A dust storm several hundred kilometers across struck northern Africa on February 23, 2006. The storm carried Saharan dust across Algeria, Tunisia, and Libya, eventually sweeping over the Mediterranean Sea. The Moderate Resolution Imaging Spectroradiometer (MODIS) flying onboard the Aqua satellite took this picture the same day.
In this image, the dust storm appears as tendrils and ripples of pale beige, partially obscuring the underlying land and ocean features. The dust is not uniformly thick, so while part of the Mediterranean is almost completely hidden by a thick band of dust (in the upper right corner of the image), a burnt-orange-colored sliver of land still peeks out from under the dust in eastern Algeria and western Libya. Dust storms often originate from discrete source points, and this image shows several source points, one of which is annotated, in eastern Algeria. Additional dust appears to come from points farther west.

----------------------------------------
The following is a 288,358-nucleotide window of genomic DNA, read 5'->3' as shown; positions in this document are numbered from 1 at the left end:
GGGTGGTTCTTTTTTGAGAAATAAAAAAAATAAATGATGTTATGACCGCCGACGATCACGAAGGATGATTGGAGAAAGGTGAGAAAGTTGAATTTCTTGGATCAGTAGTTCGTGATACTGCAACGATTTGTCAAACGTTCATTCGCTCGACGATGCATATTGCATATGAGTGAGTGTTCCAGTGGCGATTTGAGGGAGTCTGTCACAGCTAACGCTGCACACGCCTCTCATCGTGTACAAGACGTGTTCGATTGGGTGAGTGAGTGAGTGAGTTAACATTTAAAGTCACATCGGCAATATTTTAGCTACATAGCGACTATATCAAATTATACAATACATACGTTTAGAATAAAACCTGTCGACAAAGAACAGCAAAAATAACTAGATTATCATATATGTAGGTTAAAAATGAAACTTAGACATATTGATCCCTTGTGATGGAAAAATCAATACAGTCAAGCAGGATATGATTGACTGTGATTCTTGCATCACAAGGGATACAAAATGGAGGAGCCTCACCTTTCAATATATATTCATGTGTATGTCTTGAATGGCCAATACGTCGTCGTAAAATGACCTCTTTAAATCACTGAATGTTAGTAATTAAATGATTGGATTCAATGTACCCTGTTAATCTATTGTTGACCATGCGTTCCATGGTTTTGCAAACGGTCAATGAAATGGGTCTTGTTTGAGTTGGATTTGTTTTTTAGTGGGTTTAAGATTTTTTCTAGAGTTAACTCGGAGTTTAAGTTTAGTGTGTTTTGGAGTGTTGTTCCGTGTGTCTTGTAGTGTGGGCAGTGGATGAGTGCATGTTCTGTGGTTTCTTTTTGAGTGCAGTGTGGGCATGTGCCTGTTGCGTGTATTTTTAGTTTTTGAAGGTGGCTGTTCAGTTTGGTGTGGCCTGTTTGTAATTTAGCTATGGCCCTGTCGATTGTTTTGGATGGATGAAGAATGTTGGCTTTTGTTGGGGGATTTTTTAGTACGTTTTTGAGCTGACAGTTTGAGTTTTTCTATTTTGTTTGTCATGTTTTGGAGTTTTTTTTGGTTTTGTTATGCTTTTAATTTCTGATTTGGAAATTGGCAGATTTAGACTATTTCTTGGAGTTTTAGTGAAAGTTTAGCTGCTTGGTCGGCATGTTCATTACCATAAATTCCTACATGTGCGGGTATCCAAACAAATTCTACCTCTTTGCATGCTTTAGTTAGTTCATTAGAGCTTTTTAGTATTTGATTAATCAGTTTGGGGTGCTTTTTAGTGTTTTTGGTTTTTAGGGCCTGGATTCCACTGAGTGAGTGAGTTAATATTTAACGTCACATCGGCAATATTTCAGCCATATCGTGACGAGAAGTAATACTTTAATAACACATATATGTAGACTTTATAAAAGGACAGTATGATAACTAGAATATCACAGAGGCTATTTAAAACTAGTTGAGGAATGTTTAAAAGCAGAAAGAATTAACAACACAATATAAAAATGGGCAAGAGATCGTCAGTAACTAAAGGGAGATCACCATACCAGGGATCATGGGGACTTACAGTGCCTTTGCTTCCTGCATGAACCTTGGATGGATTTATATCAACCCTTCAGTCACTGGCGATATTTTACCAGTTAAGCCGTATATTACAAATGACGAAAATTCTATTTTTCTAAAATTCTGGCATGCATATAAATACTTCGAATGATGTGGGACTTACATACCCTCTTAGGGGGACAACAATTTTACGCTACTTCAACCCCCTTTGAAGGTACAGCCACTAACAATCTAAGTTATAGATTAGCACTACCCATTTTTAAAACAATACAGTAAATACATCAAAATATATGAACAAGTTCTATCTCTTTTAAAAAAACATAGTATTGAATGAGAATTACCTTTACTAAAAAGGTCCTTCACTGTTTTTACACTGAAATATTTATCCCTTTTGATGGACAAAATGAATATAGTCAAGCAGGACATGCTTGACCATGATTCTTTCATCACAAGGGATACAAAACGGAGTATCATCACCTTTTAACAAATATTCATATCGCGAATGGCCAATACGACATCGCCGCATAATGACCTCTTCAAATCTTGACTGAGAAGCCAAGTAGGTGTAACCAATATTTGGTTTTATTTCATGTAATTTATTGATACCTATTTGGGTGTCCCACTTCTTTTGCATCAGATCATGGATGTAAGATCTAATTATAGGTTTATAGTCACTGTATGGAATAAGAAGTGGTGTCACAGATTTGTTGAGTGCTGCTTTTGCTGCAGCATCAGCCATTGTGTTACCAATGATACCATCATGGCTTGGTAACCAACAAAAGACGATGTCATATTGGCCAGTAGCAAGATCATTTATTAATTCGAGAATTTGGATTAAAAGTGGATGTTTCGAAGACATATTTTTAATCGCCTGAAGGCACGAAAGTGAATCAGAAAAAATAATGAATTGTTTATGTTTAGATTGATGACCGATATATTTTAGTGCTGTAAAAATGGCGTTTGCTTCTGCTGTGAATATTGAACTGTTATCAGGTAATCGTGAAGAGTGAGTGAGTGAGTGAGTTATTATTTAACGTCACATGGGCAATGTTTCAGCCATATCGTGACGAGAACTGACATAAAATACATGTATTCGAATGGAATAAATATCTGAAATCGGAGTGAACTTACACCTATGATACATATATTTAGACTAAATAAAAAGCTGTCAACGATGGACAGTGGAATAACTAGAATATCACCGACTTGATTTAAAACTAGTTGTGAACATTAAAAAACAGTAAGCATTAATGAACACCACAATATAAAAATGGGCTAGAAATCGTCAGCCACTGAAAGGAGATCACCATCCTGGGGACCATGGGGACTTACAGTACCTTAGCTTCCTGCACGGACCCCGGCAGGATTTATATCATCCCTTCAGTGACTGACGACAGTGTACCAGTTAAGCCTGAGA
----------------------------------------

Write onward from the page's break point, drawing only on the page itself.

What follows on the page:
As the world’s largest sandy desert, the Sahara produces many of the planet’s dust storms. Because the dust travels for hundreds to thousands of kilometers, its effects can be far reaching. According to a news report in The Jerusalem Post, dust storms now blow from Africa into Israel throughout the year, rather than just in the spring and summer, and climate change and desertification could exacerbate such storms in the coming decades.
South of the dust storm, this picture shows part of the Tassili n’Ajjer National Park in southeastern Algeria. The park stands out from its surroundings due in part to its mountainous landscape. This high plateau in the middle of the Sahara sports some of the world’s most important groupings of prehistoric cave art, recording climate change and animal migrations over the past several thousand years.